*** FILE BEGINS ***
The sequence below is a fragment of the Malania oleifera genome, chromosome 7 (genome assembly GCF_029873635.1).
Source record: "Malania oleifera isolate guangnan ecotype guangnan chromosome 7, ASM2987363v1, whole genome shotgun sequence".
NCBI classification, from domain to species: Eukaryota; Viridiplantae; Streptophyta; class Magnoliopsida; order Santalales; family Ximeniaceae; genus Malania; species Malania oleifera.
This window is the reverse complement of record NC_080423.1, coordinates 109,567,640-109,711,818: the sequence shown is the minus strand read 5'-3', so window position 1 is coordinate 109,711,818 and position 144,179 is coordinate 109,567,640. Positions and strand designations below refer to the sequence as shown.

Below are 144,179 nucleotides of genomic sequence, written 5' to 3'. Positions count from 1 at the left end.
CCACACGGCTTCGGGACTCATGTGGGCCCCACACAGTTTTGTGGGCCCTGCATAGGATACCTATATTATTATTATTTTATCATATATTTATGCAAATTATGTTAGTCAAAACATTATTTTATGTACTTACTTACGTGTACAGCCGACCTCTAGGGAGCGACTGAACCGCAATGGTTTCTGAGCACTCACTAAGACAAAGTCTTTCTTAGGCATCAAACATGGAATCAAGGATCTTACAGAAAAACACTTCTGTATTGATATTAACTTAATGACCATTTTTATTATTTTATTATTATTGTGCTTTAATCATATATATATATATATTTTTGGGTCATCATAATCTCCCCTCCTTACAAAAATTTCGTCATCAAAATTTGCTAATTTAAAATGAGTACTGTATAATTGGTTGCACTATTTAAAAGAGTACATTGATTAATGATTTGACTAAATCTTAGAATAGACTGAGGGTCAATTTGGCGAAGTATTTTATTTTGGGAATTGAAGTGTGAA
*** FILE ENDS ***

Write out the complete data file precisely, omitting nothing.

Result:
The sequence below is a fragment of the Malania oleifera genome, chromosome 7 (genome assembly GCF_029873635.1).
Source record: "Malania oleifera isolate guangnan ecotype guangnan chromosome 7, ASM2987363v1, whole genome shotgun sequence".
NCBI classification, from domain to species: Eukaryota; Viridiplantae; Streptophyta; class Magnoliopsida; order Santalales; family Ximeniaceae; genus Malania; species Malania oleifera.
This window is the reverse complement of record NC_080423.1, coordinates 109,567,640-109,711,818: the sequence shown is the minus strand read 5'-3', so window position 1 is coordinate 109,711,818 and position 144,179 is coordinate 109,567,640. Positions and strand designations below refer to the sequence as shown.

Below are 144,179 nucleotides of genomic sequence, written 5' to 3'. Positions count from 1 at the left end.
CCACACGGCTTCGGGACTCATGTGGGCCCCACACAGTTTTGTGGGCCCTGCATAGGATACCTATATTATTATTATTTTATCATATATTTATGCAAATTATGTTAGTCAAAACATTATTTTATGTACTTACTTACGTGTACAGCCGACCTCTAGGGAGCGACTGAACCGCAATGGTTTCTGAGCACTCACTAAGACAAAGTCTTTCTTAGGCATCAAACATGGAATCAAGGATCTTACAGAAAAACACTTCTGTATTGATATTAACTTAATGACCATTTTTATTATTTTATTATTATTGTGCTTTAATCATATATATATATATATTTTTGGGTCATCATAATCTCCCCTCCTTACAAAAATTTCGTCATCAAAATTTGCTAATTTAAAATGAGTACTGTATAATTGGTTGCACTATTTAAAAGAGTACATTGATTAATGATTTGACTAAATCTTAGAATAGACTGAGGGTCAATTTGGCGAAGTATTTTATTTTGGGAATTGAAGTGTGAA